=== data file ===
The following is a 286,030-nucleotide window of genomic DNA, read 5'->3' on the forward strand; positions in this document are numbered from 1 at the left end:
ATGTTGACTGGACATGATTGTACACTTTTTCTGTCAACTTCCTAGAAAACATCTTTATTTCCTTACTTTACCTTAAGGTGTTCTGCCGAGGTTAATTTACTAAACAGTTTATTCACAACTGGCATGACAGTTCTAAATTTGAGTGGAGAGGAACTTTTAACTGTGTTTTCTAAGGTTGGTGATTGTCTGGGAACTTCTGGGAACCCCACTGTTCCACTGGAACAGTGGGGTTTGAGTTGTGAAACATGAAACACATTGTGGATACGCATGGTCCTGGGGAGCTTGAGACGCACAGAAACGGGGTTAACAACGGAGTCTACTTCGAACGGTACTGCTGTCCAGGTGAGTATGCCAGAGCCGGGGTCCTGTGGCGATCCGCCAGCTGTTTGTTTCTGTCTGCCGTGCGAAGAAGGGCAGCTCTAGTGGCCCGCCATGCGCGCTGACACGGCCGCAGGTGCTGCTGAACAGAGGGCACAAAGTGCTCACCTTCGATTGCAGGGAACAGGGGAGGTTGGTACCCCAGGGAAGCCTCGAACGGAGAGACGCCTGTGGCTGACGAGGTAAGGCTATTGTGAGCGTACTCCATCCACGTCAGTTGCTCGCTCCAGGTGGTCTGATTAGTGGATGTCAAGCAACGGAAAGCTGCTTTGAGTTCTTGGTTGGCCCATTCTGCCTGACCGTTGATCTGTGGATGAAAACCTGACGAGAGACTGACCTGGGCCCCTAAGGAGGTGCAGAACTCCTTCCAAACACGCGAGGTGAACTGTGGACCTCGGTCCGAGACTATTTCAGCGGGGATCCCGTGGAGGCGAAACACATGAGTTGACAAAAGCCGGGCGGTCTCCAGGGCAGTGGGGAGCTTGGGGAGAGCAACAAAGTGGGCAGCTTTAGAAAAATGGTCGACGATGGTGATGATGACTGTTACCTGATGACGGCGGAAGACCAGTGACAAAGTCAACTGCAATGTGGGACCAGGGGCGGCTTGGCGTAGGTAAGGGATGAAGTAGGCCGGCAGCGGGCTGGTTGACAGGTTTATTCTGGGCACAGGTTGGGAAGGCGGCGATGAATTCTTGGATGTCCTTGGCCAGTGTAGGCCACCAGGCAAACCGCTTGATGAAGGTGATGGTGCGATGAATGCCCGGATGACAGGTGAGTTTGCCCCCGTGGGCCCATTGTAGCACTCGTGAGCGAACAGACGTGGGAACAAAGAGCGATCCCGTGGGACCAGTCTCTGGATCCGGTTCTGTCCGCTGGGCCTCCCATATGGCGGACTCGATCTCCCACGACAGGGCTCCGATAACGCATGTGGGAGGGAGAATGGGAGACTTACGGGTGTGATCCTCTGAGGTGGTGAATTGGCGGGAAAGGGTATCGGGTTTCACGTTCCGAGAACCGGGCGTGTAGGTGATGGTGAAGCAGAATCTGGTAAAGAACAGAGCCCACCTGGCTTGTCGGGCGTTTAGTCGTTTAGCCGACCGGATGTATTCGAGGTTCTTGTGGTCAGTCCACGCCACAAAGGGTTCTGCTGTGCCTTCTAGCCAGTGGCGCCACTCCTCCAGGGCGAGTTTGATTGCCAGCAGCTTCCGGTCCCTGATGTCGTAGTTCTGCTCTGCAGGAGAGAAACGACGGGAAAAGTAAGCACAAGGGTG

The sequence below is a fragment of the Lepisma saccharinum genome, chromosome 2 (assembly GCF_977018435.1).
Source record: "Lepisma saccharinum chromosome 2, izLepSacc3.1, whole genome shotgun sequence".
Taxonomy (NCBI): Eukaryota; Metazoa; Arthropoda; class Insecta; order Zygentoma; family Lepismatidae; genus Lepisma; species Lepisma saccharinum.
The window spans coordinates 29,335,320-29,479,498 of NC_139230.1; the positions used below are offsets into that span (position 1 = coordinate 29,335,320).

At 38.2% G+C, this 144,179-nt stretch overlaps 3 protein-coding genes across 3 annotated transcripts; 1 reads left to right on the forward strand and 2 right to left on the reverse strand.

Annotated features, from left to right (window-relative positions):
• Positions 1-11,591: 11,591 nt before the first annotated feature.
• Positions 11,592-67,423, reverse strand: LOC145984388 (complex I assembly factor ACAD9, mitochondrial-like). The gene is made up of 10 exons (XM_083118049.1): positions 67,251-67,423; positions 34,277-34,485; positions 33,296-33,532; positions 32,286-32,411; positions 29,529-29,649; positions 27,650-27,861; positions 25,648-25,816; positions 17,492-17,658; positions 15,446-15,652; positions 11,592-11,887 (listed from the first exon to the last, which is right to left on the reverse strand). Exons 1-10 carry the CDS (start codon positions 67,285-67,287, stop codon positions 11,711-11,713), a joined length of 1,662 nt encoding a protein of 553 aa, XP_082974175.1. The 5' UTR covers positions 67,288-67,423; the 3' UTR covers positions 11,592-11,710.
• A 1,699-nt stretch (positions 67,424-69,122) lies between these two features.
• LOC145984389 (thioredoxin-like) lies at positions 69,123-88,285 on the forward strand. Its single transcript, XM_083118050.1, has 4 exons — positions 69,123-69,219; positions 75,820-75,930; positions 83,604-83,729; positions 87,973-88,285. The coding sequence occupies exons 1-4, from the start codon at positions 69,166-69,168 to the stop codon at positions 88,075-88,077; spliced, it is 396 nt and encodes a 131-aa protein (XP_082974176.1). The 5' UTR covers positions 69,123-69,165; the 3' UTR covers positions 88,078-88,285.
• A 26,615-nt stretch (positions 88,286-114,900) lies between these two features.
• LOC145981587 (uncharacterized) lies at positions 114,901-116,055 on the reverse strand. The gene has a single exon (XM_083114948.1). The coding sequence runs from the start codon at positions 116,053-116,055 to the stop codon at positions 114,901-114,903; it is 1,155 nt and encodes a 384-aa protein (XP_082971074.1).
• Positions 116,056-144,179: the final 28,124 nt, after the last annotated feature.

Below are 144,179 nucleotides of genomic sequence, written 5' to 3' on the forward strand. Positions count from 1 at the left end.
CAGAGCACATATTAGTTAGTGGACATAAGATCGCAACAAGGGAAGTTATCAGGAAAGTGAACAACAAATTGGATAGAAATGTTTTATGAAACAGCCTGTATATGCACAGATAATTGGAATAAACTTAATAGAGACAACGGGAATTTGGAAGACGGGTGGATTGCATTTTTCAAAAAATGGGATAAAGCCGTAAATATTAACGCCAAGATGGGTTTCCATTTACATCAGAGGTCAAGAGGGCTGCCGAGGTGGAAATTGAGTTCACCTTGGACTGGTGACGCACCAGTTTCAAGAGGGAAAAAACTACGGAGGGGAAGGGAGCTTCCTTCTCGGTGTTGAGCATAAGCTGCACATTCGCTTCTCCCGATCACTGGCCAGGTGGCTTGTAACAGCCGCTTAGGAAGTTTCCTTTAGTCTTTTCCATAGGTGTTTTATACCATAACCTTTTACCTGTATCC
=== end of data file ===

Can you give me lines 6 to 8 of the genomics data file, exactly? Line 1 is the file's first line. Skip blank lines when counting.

The window spans coordinates 29,335,320-29,479,498 of NC_139230.1; the positions used below are offsets into that span (position 1 = coordinate 29,335,320).

At 38.2% G+C, this 144,179-nt stretch overlaps 3 protein-coding genes across 3 annotated transcripts; 1 reads left to right on the forward strand and 2 right to left on the reverse strand.

Annotated features, from left to right (window-relative positions):